Australia’s Federal Court Addresses Inventiveness

The Full Federal Court of Australia has made a decision which may change the way the Australian Patent Commissioner considers the test for inventiveness when dealing with patent examinations.

 The case goes back to 2003 when the Australian Football League requested the Patent Office to re-examine the Emperor Sport’s patent for Velcro strips. The patent essentially allowed a velco strip to be worn/attached to one sporting player and removed by another, thus indicating a successful tackle in touch football. The Patents Commissioner held that the strips failed to meet the requirements for ‘inventive step’ and thus the patent was revoked. Emperor Sports responded with an appeal.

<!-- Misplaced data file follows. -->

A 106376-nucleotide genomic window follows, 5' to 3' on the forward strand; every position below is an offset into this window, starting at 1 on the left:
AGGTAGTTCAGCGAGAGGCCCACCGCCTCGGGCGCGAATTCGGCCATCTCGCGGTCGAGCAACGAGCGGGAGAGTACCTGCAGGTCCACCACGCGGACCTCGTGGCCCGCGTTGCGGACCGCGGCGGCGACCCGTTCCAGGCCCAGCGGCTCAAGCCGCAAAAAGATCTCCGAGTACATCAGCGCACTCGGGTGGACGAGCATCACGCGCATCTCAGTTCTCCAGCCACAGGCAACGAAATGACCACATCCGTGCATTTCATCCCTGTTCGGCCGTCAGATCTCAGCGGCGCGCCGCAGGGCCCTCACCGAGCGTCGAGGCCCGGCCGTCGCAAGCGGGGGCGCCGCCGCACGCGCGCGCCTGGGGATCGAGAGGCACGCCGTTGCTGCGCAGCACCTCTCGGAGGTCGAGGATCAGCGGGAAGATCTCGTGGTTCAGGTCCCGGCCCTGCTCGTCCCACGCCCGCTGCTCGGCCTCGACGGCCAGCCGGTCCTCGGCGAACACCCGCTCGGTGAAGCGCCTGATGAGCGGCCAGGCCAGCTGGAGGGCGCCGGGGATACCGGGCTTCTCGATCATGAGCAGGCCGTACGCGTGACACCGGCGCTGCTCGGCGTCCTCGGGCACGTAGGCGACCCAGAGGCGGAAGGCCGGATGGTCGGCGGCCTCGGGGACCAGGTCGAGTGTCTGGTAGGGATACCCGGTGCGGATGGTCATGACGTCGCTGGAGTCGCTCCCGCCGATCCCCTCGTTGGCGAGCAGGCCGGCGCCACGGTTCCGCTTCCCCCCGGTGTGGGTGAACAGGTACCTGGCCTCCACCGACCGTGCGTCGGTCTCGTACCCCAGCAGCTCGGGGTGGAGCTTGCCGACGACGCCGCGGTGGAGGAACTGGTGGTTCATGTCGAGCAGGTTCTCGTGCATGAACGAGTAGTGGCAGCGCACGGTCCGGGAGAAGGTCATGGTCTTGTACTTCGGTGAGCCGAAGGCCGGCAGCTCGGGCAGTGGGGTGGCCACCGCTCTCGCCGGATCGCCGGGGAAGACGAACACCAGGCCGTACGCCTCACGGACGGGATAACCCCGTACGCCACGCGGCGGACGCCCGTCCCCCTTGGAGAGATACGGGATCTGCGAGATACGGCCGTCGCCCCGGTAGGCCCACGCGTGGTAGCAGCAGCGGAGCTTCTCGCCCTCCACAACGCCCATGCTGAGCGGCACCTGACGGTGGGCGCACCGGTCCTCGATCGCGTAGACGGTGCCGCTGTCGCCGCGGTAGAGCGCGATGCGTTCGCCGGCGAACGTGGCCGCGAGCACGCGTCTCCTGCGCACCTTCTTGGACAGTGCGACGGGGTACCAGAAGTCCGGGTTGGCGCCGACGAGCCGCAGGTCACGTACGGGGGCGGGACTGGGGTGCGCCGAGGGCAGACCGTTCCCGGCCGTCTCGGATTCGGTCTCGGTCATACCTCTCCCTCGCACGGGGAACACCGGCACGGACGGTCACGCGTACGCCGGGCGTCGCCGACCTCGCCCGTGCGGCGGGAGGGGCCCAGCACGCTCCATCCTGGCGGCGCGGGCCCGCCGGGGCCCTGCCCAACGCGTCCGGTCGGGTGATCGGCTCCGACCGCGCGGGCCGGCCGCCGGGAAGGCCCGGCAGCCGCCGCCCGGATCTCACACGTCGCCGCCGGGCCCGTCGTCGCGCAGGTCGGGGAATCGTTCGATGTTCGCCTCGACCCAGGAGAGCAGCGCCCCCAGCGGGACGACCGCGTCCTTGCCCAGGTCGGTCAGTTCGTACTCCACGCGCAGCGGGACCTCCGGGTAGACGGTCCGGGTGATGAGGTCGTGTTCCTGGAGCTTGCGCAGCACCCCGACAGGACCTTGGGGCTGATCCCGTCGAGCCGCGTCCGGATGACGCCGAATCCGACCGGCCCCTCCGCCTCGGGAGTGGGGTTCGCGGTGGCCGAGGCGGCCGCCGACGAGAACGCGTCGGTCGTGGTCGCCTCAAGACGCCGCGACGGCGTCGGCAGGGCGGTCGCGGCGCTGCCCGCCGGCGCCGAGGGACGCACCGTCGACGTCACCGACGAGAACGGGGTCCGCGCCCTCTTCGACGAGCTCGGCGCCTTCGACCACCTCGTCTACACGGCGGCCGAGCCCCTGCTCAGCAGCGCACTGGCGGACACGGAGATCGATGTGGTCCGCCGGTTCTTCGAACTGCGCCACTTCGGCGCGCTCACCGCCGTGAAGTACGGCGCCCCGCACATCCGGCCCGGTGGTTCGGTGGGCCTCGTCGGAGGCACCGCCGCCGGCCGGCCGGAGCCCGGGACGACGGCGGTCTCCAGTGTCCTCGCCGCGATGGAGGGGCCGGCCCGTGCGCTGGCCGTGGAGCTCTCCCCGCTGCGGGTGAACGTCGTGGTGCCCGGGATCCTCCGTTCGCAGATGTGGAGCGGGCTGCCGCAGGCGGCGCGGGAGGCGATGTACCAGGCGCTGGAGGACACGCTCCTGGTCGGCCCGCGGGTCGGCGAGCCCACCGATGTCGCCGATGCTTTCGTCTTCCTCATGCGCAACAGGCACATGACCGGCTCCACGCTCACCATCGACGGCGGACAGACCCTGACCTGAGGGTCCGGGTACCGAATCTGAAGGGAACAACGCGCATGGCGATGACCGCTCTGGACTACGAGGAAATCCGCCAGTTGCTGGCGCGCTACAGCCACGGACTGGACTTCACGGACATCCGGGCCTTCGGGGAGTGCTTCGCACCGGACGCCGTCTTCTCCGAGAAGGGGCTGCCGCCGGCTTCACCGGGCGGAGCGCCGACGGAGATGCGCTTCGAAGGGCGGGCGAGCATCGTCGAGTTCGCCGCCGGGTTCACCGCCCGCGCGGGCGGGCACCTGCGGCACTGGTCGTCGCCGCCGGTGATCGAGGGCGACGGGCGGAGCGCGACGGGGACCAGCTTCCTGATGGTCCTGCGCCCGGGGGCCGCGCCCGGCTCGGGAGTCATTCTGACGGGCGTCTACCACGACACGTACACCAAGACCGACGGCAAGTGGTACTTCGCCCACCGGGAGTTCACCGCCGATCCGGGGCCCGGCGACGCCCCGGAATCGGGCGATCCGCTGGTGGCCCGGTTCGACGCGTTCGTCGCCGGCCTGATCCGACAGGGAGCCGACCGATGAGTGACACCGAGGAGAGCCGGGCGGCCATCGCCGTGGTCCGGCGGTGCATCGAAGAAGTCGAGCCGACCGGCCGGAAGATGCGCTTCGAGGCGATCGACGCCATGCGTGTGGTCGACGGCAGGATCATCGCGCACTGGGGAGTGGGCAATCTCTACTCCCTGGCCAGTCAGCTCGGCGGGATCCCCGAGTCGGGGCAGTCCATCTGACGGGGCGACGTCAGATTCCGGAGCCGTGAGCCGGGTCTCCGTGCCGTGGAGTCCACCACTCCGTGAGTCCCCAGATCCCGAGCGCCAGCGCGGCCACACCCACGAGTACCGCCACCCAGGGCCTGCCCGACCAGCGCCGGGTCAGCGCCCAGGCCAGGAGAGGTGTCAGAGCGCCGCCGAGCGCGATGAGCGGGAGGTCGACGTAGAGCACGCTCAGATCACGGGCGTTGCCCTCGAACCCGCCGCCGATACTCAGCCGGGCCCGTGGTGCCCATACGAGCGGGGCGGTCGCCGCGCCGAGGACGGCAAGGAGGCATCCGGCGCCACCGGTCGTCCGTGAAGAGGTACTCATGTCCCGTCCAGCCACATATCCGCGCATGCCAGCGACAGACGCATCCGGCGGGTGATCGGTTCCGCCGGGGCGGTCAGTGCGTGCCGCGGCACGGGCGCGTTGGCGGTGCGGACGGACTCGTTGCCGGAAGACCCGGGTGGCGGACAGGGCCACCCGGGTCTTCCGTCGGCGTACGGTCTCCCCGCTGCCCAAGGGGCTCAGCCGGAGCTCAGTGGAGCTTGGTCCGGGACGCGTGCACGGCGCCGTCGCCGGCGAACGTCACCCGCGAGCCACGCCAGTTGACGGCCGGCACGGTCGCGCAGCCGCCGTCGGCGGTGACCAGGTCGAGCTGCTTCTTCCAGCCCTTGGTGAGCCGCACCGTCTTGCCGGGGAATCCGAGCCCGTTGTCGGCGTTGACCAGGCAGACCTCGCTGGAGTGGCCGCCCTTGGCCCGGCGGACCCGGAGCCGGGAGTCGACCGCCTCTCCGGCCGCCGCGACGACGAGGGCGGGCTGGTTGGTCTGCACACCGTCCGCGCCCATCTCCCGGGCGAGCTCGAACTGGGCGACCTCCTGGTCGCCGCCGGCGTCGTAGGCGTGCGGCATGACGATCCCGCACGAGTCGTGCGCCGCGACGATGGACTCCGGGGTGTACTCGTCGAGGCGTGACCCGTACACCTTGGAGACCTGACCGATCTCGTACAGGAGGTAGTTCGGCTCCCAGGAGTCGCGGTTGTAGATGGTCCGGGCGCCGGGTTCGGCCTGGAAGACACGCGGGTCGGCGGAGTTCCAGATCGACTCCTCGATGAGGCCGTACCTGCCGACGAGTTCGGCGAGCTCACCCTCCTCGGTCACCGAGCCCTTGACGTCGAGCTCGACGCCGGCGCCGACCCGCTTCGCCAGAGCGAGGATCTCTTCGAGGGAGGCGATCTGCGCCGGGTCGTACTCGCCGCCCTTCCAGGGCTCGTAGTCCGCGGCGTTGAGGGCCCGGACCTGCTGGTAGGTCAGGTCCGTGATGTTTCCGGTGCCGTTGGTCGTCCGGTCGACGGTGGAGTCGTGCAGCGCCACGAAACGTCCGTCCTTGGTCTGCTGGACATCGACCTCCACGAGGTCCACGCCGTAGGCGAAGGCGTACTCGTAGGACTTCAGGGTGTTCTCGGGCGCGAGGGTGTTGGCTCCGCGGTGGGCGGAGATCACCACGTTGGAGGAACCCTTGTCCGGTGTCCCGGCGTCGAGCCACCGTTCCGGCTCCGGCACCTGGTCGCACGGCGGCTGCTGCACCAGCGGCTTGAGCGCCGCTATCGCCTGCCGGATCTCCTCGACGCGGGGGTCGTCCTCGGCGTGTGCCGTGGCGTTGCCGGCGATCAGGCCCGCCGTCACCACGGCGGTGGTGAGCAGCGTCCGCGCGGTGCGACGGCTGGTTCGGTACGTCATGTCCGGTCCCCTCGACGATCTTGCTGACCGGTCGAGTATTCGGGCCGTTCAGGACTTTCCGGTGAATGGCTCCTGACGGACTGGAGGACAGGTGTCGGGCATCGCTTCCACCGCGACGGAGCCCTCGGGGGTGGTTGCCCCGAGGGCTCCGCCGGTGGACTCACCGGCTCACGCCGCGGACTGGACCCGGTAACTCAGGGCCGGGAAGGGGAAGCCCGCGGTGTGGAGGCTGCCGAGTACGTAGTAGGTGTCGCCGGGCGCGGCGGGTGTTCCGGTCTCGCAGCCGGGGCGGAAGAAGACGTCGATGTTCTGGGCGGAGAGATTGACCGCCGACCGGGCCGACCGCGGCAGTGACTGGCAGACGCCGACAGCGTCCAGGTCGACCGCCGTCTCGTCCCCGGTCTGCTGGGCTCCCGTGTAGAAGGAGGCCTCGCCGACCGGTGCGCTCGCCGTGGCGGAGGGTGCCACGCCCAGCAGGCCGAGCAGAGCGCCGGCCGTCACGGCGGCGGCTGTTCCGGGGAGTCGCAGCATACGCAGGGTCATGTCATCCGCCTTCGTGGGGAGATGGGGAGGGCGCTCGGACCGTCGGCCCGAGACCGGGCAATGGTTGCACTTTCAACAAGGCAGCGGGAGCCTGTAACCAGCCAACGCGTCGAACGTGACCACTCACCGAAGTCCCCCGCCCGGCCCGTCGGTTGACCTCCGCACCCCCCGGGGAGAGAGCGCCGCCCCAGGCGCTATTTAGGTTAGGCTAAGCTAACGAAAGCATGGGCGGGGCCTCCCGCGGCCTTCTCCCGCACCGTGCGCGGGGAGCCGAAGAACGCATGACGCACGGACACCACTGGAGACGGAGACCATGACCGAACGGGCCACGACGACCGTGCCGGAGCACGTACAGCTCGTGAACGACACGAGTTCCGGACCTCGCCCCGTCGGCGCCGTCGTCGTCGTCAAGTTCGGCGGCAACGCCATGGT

However, in July 2005, Justice Lindgren of the Federal Court, stressed that at re-examination stage, when assessing inventive step, the Patent Commissioner was required to ascertain evidence to suggest that certain prior art specifications could be “ascertained, understood and regarded as relevant” by a person skilled in the art.

 The Patent Commissioner subsequently appealed, however the appeal was dismissed on 10 March 2006. In short the Federal judges held that it could not be assumed that a person skilled in the art could be expected to carry out a search against patent literature.

 Rob Wulff (Griffith Hack) who represented Emperor Sports commented that the ruling: Â

“makes it clear that, in a lack of inventive step objection, the Commissioner and judicial authorities must first establish that a skilled person could have ‘ascertained’ a cited document. It is not enough merely to assert that a skilled person had the possibility to conduct patentsearches.”

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